such an offender if one of 11 enumerated exceptions to (B)(1)(a) apply.
{¶13} Appellant was sentenced in this matter on March 19, 2018. Previously, in
2014, appellant pleaded guilty to and was convicted of medicaid fraud, a fifth-degree
felony, in the Franklin County Court of Common Pleas. Pursuant to R.C.
2929.13(B)(1)(a)(i), mandatory community control sanctions were not available to
appellant for her current fifth-degree felony conviction. It was therefore not necessary for
the trial court to consider whether one of the exceptions listed in (B)(1)(b) applied.1
{¶14} When R.C. 2929.13(B)(1) does not apply, and the trial court finds the
defendant is not eligible for or amenable to a community control sanction, it must apply
R.C. 2929.13(B)(2) before imposing a prison term for a fifth-degree felony. “[T]he
sentencing court shall comply with the purposes and principles of sentencing under
1. The trial court nevertheless considered the (B)(1)(b) exceptions and made findings consistent with R.C. 2929.13(B)(1)(b)(iii) & (xi), to wit: that appellant “committed the offense while under a community control sanction” and that she “violated a term of the conditions of bond as set by the court.” The record supports the trial court’s findings. Accordingly, even if appellant had no prior felony convictions, the trial court still had discretion to impose a prison term.

5
section 2929.11 of the Revised Code and with section 2929.12 of the Revised Code.”
R.C. 2929.13(B)(2); see also State v. Cottom, 11th Dist. Ashtabula No. 2016-A-0024,
2016-Ohio-6993, ¶12, citing State v. Townsend, 8th Dist. Cuyahoga No. 99896, 2014
Ohio-924, ¶9.
{¶15} Prior to imposing sentence, the trial court stated it had reviewed the
presentence investigation report. The trial court further stated:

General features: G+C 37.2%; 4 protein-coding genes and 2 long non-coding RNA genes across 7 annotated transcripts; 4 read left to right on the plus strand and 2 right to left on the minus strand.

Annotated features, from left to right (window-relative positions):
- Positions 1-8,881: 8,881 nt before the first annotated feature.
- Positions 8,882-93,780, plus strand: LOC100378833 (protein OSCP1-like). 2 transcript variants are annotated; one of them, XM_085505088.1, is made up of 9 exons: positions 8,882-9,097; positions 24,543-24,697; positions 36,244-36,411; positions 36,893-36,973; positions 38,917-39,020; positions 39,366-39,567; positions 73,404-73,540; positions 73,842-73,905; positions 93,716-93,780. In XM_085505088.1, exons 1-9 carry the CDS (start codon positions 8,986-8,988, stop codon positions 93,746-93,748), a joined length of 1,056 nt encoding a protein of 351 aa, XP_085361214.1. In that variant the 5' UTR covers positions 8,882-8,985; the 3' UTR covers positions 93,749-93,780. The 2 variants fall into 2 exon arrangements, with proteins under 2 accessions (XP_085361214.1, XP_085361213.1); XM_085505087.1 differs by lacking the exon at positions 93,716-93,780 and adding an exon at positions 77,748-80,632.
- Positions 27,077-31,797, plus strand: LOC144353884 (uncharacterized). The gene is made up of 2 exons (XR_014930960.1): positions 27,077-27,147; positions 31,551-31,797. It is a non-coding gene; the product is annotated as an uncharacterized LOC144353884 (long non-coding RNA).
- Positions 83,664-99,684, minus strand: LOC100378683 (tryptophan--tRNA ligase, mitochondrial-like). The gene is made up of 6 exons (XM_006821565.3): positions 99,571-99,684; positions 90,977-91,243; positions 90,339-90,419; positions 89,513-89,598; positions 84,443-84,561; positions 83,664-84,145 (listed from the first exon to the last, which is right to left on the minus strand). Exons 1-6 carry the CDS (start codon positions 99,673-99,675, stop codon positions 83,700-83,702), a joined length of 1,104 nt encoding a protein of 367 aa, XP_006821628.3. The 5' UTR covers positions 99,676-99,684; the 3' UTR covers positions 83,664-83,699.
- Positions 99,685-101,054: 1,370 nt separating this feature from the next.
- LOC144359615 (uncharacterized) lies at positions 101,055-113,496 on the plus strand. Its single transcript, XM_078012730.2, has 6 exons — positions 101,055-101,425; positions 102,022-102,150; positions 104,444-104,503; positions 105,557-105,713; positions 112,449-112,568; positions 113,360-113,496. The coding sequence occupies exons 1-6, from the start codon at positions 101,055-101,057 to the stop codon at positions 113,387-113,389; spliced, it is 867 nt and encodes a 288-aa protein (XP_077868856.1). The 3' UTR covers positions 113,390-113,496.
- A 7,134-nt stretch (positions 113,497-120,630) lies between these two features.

The Court’s considered the purposes and principles of the sentencing statutes, as the overriding purposes are to punish the offender and to protect the public from future crime. The Court considered both recidivism and seriousness factors in this case. The Court does note that this is the lowest level felony and then there’s a minor misdemeanor here. The Court also notes that there is a prior criminal record. This is your second felony conviction here[.]

There is a criminal record at both the adult and juvenile levels. However, there is a portion of time here where there was no criminal activity that was between 2008 and ’13. So I’m not sure - - sounds like you were doing fine during that time.

* * *

You’ve not been law abiding, unfortunately, for several years here. This offense did occur while you were on community control in a Franklin County case. I believe the Case Number is 13 CR 3236. Unfortunately, you haven’t responded favorably to sanctions previously imposed and you were put on community control and so forth. And then you continue to go down this route of criminal activity. That’s what needs to stop. I think you understand that.

The trial court noted that appellant showed remorse, but further stated:

Now, unfortunately, you have failed to report on pretrial supervision. Again, as you noted this may have been due to the drug addiction issue. You have missed several scheduled office visits here pursuant to this report. There was no injury or damage to persons here. You did test positive for methamphetamine, amphetamine, MDMA and marijuana here.

* * *

6
So the Court finds that community control would demean the seriousness of the conduct in this case and would not adequately protect the public.

{¶16} Although appellant concedes the trial court considered R.C. 2929.11 and
R.C. 2929.12, she maintains the trial court should have given greater weight to the
applicable factors under R.C. 2929.12(C), “indicating that the offender’s conduct is less
serious than conduct normally constituting the offense,” and R.C. 2929.12(E), “indicating
that the offender is not likely to commit future crimes.” Appellant contends it “is clear the
factors supporting incarceration are outweighed by the factors in favor of community
control.” However, the “trial court is not required to give any particular weight or emphasis
to a given set of circumstances” when considering the statutory factors. State v.
DelManzo, 11th Dist. Lake No. 2007-L-218, 2008-Ohio-5856, ¶23.
{¶17} The trial court had broad discretion in sentencing based on appellant’s
criminal history and history of noncompliance. The trial court’s findings are supported by
the record. Accordingly, we cannot clearly and convincingly find that the record does not
support the trial court’s findings under R.C. 2929.13(B).
{¶18} Appellant’s sole assignment of error is without merit.

Outcome: For the foregoing reasons, the judgment of the Ashtabula County Court of
Common Pleas is affirmed.

Plaintiff's Experts:

Defendant's Experts:

Comments: